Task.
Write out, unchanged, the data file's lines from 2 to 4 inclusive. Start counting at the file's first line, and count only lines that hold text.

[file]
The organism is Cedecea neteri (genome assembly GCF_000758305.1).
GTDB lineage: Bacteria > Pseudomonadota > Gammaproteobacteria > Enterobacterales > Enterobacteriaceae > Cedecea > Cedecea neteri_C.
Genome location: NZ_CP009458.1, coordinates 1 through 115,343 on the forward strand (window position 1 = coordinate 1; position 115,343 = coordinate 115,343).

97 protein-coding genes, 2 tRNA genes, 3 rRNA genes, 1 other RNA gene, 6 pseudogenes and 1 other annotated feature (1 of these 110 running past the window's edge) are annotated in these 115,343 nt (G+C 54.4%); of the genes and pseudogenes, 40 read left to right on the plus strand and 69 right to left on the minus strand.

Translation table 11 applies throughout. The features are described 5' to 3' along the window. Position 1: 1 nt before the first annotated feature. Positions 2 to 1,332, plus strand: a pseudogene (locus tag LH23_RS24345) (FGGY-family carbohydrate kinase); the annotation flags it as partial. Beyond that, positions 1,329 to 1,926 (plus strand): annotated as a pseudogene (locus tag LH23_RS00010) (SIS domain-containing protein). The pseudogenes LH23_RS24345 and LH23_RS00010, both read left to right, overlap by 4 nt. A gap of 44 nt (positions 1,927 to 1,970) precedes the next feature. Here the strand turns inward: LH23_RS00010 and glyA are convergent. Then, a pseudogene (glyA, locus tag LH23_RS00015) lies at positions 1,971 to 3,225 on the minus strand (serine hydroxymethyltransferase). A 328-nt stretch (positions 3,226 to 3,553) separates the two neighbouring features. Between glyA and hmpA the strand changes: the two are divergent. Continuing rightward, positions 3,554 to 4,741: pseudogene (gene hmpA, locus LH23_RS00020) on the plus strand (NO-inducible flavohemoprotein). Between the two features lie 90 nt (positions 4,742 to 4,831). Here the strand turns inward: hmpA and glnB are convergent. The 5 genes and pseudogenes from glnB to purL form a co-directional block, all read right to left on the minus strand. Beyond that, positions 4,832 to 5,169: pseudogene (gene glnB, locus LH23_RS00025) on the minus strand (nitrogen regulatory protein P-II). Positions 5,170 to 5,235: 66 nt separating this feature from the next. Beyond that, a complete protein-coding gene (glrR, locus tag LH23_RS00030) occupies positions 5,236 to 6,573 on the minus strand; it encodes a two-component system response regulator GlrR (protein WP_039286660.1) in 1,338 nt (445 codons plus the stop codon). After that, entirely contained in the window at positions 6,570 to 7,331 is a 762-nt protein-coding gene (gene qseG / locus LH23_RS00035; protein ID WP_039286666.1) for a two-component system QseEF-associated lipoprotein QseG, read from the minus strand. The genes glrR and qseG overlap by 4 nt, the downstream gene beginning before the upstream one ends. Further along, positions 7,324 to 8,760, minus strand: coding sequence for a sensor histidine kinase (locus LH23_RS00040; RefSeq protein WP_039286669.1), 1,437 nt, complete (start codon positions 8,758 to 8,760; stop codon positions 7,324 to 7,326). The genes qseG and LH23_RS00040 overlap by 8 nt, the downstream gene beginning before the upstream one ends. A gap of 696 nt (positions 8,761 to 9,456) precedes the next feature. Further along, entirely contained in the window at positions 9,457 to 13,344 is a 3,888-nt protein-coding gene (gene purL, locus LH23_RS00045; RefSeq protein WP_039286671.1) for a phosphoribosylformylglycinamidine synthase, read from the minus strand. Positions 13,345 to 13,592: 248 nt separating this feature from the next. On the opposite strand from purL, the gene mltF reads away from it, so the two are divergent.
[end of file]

GTDB lineage: Bacteria > Pseudomonadota > Gammaproteobacteria > Enterobacterales > Enterobacteriaceae > Cedecea > Cedecea neteri_C.
Genome location: NZ_CP009458.1, coordinates 1 through 115,343 on the forward strand (window position 1 = coordinate 1; position 115,343 = coordinate 115,343).

97 protein-coding genes, 2 tRNA genes, 3 rRNA genes, 1 other RNA gene, 6 pseudogenes and 1 other annotated feature (1 of these 110 running past the window's edge) are annotated in these 115,343 nt (G+C 54.4%); of the genes and pseudogenes, 40 read left to right on the plus strand and 69 right to left on the minus strand.